even for the boy, who has no real memory of a world that existed before the cataclysm, the world remains a strange and unfamiliar territory, hostile in almost every way. the boy learns, he accomplishes tasks, he watches his father, he engages in what is essentially, in the video game model, a process of leveling up. in the video game world, leveling up does not make you that much stronger, or that much faster. it gives you new skills, but they are skills that are acquired through practice. you don’t gain any kind of serious mutated abilities. but those skills let you feel at home in the world. in the novel, no skill will ever teach the boy to trust. no skill will ever replace his father. what is essentially an emotional connection in the road also becomes a visceral sensation.

in essence, as texts, fallout 3 describes an arc of world in which we would want to exist. the road describes the world in which we will exist. in the road, we know that the isolation for the boy, no matter what family he finds, no matter who carries the fire, will be final. in fallout 3, we know that the vault dweller will find her partner in the world around her.

why is this? primarily, i think the reason is because of the principal difference between the novel as textual narrative and video game as textual narrative. in the novel, we must be removed from ourselves. in the video game, we bring ourselves into the world. for all of the strangeness of any world encountered in the video game reality, the ego is subsumed into the world—in freudian terms there is a transference of id. in the novel, the world devours the ego, giving the id no place to play out its desires. we regain ourselves when we leave the novel’s world, but until then, the world controls us.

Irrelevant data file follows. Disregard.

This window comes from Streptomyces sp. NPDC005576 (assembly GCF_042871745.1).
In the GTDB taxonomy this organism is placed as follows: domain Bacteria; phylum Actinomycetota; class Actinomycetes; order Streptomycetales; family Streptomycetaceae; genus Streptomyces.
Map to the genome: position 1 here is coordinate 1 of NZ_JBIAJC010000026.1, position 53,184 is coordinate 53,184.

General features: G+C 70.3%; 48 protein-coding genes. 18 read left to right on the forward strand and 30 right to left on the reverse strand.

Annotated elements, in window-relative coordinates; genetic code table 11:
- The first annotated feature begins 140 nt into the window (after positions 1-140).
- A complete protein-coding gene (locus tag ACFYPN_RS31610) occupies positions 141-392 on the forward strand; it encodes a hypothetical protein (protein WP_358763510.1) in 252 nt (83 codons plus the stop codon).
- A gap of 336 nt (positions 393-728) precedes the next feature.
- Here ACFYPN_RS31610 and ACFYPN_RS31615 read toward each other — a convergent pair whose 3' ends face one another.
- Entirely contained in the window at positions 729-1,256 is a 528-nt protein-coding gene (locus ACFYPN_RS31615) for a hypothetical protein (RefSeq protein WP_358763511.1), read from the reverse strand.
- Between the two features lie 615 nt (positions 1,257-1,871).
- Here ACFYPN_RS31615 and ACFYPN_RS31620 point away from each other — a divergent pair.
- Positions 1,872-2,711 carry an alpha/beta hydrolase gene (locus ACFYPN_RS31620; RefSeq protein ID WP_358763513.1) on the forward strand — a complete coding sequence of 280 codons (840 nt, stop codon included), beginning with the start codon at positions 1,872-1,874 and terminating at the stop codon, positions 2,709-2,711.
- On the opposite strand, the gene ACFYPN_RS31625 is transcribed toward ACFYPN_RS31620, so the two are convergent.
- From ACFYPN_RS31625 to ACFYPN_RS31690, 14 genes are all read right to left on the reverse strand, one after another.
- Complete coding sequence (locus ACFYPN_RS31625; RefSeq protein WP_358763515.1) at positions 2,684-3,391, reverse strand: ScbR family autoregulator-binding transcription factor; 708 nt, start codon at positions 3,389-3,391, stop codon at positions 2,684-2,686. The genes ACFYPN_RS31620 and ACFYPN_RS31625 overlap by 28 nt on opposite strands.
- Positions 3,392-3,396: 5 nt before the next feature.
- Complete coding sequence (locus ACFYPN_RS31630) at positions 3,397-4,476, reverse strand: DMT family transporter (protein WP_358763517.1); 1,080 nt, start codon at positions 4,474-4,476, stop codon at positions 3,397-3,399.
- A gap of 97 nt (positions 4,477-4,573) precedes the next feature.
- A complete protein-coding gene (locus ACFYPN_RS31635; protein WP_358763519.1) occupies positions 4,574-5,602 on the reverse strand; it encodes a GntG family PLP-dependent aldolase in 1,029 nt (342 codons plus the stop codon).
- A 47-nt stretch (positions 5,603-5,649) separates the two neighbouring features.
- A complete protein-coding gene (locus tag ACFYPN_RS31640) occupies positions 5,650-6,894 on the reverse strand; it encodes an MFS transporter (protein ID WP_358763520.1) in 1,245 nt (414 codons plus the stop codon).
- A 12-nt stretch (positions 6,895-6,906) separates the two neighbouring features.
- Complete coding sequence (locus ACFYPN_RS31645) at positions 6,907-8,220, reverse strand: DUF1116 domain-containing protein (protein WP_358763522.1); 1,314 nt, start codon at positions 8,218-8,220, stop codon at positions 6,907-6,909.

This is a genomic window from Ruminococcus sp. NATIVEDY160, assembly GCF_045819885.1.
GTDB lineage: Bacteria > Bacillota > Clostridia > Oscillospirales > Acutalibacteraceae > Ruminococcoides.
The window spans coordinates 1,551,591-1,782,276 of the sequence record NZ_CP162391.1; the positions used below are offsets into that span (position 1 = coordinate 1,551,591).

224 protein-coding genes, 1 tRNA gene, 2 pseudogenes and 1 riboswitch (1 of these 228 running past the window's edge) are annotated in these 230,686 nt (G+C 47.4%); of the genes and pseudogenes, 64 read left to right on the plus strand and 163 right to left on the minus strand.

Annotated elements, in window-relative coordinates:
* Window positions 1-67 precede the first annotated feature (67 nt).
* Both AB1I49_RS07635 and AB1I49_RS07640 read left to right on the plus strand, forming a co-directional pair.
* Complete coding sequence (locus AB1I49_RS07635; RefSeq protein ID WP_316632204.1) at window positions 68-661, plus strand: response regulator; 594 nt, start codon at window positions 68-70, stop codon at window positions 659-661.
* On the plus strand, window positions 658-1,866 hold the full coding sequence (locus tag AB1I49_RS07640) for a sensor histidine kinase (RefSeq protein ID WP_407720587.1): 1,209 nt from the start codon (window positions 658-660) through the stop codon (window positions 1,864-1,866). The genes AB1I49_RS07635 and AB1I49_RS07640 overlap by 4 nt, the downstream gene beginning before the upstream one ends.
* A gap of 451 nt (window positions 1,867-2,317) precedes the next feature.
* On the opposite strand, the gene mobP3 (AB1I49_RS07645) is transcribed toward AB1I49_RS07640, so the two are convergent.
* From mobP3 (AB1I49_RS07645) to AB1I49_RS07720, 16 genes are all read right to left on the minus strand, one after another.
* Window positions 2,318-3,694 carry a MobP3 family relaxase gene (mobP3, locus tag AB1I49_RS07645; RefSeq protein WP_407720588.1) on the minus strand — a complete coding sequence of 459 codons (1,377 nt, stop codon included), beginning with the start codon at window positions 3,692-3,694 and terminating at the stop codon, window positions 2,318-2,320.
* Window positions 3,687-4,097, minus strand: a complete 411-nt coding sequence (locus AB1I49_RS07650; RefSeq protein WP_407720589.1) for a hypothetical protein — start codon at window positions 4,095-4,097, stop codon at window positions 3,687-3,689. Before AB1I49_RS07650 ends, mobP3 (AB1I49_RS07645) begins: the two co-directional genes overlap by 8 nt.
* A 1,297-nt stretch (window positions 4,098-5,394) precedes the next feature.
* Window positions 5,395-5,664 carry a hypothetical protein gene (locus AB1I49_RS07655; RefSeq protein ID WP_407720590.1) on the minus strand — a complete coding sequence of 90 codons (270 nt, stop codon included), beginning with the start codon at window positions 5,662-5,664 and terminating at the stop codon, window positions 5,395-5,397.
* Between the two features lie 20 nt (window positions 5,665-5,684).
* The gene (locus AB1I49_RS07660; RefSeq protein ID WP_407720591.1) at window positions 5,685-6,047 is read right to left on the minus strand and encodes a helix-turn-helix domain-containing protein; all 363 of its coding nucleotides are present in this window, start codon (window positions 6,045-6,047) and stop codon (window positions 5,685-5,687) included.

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5 thoughts on “subsuming the ego: fallout 3 and the road, by cormac mccarthy

  1. Jay Witt says:

    Nice post! I thought of “The Road” when playing the game too, but primarily because of the father/son relationship in the book and in the game. Once (or if) you start along the narrative track you’ll understand.